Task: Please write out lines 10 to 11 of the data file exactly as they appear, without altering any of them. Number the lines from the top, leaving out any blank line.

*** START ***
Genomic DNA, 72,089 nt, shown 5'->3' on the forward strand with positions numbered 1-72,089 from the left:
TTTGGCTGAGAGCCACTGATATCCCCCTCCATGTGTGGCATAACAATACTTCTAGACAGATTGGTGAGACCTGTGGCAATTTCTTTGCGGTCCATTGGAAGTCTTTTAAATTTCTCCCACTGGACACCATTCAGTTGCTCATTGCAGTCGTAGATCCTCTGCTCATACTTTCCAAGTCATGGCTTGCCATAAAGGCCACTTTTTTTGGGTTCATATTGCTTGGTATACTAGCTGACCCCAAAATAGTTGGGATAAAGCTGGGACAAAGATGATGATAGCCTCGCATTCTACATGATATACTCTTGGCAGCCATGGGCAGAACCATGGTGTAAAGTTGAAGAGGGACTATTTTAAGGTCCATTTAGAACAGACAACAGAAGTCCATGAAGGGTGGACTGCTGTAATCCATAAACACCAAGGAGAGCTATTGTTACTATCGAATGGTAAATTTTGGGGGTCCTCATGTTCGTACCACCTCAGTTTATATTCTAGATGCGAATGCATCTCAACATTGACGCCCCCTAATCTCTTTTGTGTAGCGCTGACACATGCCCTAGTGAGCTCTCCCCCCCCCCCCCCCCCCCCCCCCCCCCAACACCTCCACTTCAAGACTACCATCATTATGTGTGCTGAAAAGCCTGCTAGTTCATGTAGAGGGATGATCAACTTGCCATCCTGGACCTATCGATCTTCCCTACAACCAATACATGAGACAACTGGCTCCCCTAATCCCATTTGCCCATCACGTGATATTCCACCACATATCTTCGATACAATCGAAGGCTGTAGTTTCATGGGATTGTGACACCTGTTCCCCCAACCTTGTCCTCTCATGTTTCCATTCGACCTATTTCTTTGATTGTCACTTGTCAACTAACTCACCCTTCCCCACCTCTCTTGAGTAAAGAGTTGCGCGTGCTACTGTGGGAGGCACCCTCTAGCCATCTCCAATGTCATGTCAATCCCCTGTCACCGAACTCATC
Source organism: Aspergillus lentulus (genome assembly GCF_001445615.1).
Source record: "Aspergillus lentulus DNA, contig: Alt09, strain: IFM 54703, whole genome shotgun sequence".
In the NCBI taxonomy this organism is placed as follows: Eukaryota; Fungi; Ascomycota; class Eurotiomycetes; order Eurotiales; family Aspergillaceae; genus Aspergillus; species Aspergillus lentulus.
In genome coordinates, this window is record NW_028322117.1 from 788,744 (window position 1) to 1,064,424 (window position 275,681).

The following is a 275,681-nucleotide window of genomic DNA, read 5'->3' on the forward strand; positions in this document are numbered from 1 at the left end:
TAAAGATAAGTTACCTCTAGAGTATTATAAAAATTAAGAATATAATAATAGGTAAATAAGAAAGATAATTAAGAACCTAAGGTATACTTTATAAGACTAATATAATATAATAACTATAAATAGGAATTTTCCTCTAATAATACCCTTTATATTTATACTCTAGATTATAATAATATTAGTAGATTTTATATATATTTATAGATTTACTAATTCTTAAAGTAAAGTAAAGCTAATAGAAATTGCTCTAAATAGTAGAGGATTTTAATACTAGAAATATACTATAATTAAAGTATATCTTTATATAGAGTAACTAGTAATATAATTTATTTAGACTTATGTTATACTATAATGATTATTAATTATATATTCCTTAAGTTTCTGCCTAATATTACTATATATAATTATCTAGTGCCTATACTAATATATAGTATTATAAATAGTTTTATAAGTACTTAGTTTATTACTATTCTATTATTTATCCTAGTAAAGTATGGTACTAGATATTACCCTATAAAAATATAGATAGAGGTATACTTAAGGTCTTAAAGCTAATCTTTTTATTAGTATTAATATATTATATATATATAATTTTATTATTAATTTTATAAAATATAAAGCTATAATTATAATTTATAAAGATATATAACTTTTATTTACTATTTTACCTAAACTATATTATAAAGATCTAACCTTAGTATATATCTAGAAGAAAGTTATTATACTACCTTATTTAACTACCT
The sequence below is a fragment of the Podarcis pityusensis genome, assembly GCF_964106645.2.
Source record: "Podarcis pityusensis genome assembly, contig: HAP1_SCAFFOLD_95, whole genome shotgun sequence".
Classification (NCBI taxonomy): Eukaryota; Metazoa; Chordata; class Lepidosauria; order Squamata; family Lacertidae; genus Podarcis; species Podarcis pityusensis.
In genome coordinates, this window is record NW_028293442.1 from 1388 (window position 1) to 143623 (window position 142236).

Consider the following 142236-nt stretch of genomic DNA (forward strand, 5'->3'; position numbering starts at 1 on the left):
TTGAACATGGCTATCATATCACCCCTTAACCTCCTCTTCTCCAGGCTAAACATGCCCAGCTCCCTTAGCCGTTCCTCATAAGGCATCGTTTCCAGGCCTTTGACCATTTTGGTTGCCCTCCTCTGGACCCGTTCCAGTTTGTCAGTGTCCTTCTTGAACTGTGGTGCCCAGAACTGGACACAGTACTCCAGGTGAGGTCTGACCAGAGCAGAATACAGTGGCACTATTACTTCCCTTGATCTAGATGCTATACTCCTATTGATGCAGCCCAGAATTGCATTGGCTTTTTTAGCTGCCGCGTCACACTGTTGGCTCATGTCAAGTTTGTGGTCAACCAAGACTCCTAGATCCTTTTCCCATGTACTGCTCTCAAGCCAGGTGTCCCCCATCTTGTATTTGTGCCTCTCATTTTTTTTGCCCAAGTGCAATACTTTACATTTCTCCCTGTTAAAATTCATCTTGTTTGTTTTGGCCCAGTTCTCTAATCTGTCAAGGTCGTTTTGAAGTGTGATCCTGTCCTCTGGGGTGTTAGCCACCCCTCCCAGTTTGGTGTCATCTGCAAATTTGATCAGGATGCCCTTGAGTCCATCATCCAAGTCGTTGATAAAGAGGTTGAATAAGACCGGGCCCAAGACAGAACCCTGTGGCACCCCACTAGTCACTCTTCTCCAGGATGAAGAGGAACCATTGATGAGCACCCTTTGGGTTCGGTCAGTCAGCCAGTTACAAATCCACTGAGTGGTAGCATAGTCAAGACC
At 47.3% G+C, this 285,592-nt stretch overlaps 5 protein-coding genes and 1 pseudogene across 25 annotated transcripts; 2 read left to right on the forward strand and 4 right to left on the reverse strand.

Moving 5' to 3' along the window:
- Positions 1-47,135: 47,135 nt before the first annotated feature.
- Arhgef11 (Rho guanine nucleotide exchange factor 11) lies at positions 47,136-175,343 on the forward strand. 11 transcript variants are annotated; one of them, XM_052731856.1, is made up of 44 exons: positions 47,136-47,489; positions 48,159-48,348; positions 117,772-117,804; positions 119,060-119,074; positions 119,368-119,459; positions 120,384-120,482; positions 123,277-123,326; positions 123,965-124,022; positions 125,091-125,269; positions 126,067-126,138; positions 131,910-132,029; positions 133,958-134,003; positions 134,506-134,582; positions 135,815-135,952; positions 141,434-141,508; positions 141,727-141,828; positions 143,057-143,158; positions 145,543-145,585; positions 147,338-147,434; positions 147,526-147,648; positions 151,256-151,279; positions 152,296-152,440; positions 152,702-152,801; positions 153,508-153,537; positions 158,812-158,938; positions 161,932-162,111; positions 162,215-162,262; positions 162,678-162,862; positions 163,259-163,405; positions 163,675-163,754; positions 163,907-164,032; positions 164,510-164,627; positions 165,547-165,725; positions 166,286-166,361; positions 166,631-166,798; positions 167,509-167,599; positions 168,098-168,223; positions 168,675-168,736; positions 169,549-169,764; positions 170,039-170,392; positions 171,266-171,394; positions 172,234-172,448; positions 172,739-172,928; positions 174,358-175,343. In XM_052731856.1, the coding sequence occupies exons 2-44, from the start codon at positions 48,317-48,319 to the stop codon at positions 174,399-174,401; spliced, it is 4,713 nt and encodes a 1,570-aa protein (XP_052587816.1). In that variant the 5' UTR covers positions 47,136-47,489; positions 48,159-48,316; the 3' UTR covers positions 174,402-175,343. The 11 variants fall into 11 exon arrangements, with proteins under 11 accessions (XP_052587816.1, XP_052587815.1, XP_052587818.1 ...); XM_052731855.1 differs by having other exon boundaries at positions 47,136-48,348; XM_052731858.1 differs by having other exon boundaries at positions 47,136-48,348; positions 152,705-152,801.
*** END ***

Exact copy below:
Source record: "Podarcis pityusensis genome assembly, contig: HAP1_SCAFFOLD_95, whole genome shotgun sequence".
Classification (NCBI taxonomy): Eukaryota; Metazoa; Chordata; class Lepidosauria; order Squamata; family Lacertidae; genus Podarcis; species Podarcis pityusensis.